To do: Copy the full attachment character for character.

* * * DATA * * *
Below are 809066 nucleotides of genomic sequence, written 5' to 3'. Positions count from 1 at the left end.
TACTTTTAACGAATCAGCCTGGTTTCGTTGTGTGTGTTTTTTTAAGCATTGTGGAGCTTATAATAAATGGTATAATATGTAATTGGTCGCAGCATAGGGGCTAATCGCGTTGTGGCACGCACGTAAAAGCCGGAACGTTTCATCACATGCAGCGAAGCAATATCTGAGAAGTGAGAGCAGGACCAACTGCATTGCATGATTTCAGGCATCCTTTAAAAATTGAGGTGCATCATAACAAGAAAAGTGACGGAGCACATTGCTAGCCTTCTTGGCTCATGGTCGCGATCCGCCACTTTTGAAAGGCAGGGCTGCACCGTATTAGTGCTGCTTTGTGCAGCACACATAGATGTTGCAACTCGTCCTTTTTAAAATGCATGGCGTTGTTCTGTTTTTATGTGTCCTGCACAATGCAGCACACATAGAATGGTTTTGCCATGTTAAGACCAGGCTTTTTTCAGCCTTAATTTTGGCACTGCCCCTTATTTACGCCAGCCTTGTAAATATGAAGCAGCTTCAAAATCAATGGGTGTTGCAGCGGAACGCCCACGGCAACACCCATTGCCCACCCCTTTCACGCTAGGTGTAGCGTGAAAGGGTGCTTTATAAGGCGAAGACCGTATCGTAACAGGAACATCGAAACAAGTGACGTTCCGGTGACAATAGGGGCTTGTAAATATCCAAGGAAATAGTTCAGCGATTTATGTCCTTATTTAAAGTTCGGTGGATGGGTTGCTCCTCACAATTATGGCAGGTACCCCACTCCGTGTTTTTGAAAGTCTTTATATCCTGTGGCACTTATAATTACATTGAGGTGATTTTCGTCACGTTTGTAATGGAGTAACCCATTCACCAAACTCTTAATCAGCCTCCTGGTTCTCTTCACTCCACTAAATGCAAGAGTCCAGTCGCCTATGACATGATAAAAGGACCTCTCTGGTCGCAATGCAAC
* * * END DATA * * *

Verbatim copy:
Below are 809066 nucleotides of genomic sequence, written 5' to 3'. Positions count from 1 at the left end.
TACTTTTAACGAATCAGCCTGGTTTCGTTGTGTGTGTTTTTTTAAGCATTGTGGAGCTTATAATAAATGGTATAATATGTAATTGGTCGCAGCATAGGGGCTAATCGCGTTGTGGCACGCACGTAAAAGCCGGAACGTTTCATCACATGCAGCGAAGCAATATCTGAGAAGTGAGAGCAGGACCAACTGCATTGCATGATTTCAGGCATCCTTTAAAAATTGAGGTGCATCATAACAAGAAAAGTGACGGAGCACATTGCTAGCCTTCTTGGCTCATGGTCGCGATCCGCCACTTTTGAAAGGCAGGGCTGCACCGTATTAGTGCTGCTTTGTGCAGCACACATAGATGTTGCAACTCGTCCTTTTTAAAATGCATGGCGTTGTTCTGTTTTTATGTGTCCTGCACAATGCAGCACACATAGAATGGTTTTGCCATGTTAAGACCAGGCTTTTTTCAGCCTTAATTTTGGCACTGCCCCTTATTTACGCCAGCCTTGTAAATATGAAGCAGCTTCAAAATCAATGGGTGTTGCAGCGGAACGCCCACGGCAACACCCATTGCCCACCCCTTTCACGCTAGGTGTAGCGTGAAAGGGTGCTTTATAAGGCGAAGACCGTATCGTAACAGGAACATCGAAACAAGTGACGTTCCGGTGACAATAGGGGCTTGTAAATATCCAAGGAAATAGTTCAGCGATTTATGTCCTTATTTAAAGTTCGGTGGATGGGTTGCTCCTCACAATTATGGCAGGTACCCCACTCCGTGTTTTTGAAAGTCTTTATATCCTGTGGCACTTATAATTACATTGAGGTGATTTTCGTCACGTTTGTAATGGAGTAACCCATTCACCAAACTCTTAATCAGCCTCCTGGTTCTCTTCACTCCACTAAATGCAAGAGTCCAGTCGCCTATGACATGATAAAAGGACCTCTCTGGTCGCAATGCAAC